Friday, April 18, 2008

The Churchill Series - Apr. 18, 2008

(One of a series of weekday posts about the life of Winston S. Churchill.)

In yesterday's post I promised to say something about Churchill and guns.

I've gone back and found this post from last year which recounts how a gun - a type of Mauser pistol - saved Churchill's life when he was a young man.

Here's the post ----

Yesterday’s series post included a link to a few details concerning the Battle of Omdurman fought Sept. 2, 1898. During the battle, Churchill, a Lieutenant commending a squadron, took part in the last major cavalry charge of the British army. The British victory at Omdurman over the Dervish army secured the upper Nile (now Sudan) for Queen Victoria’s Empire.

I said yesterday I’d post today on how an accident in India saved Churchill’s life at Omdurman. Here how that came about.

Regulars to this series will recall that when the ship carrying Churchill's regiment first arrived in India, he was stepping off a small landing boat and preparing to mount steps that would take him up the side of a quay. At that moment the landing boat started drifting away from the steps. Churchill grabbed for a rope ring to avoid falling into the water. He saved himself from falling, but in the process sustained a serious muscle tear at the place where his arm and shoulder joined. The tear left Churchill with a life-long limited rotation in his right arm and shoulder.

Now he tells us what he did in consideration of his shoulder problem and how it saved his life. From My Early Life:

I had always decided that if I were involved in hand-to-hand fighting, I must use a pistol and not a sword. I had purchased in London a Mauser automatic pistol, then the newest and the latest design. I had practiced carefully with this during our march and journey up the river. This then was the weapon with which I determined to fight. . . .(pg. 189)
Now in the midst of the battle Churchill finds himself separated from his troop and surrounded by Dervish fighters. He’s mounted and the Dervishes are on foot. One gets close beside his and intends to swing for Churchill’s leg and cut his hamstring muscle so he’ll be unable to control his horse:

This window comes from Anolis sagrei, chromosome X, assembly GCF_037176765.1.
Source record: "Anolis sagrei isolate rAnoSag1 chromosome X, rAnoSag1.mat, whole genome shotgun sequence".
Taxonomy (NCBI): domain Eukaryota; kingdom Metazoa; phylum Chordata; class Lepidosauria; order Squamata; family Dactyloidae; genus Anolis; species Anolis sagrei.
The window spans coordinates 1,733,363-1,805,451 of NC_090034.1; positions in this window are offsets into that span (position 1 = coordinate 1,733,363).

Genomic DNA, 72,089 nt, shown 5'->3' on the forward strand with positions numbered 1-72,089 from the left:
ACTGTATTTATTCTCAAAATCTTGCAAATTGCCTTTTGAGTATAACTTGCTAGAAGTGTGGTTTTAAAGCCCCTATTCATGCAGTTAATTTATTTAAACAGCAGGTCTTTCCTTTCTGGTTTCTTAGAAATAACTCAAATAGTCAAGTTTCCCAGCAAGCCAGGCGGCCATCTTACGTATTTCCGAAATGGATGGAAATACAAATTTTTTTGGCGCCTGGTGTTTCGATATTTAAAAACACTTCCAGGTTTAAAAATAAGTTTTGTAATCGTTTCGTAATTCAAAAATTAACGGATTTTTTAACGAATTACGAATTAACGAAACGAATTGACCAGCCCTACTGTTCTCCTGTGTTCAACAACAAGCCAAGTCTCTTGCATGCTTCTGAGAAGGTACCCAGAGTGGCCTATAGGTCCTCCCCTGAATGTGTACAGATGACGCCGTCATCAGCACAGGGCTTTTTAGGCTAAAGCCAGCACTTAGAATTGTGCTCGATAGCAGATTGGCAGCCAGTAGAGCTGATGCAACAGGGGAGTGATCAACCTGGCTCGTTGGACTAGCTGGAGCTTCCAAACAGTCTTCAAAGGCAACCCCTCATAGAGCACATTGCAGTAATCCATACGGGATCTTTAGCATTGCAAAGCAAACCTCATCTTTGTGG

… I saw the gleam of his curved sword as he drew it back for a ham-stringing cut. I had room and time enough to turn my pony out of his reach, and leaning over on the off side I fired two shots into him at three yards.

As I straightened myself in the saddle, I saw before me another figure with uplifted sword. I raised my pistol and fired. So close were we that the pistol itself actually struck him. Man and sword disappeared below and behind me. (pg. 191)
Churchill was twenty-three at the time. He lived on another sixty-seven years to become the last surviving British officer to have participated in the famous cavalry charge at Omdurman.

A very informed series reader provided the following information:

"It is also interesting to know that the Mauser automatic used by Churchill at Omdurman was a broom handle Mauser with a shoulder stock, the perfect weapon to have one hand guiding the horse and the maximum bracing for the gun (the shoulder and the grip on the pistol). It was chambered in .30 Mauser, regarded in its day as a hot pistol load. For those not gun aficionados, the stock functioned as a holster and had a slot that allowed the pistol to be attached to the rear of the grip."

You'll see what the reader's istalking about at this site where there's a photo of the pistol with the stock attached and much information.

I hope you all have a very nice weekend.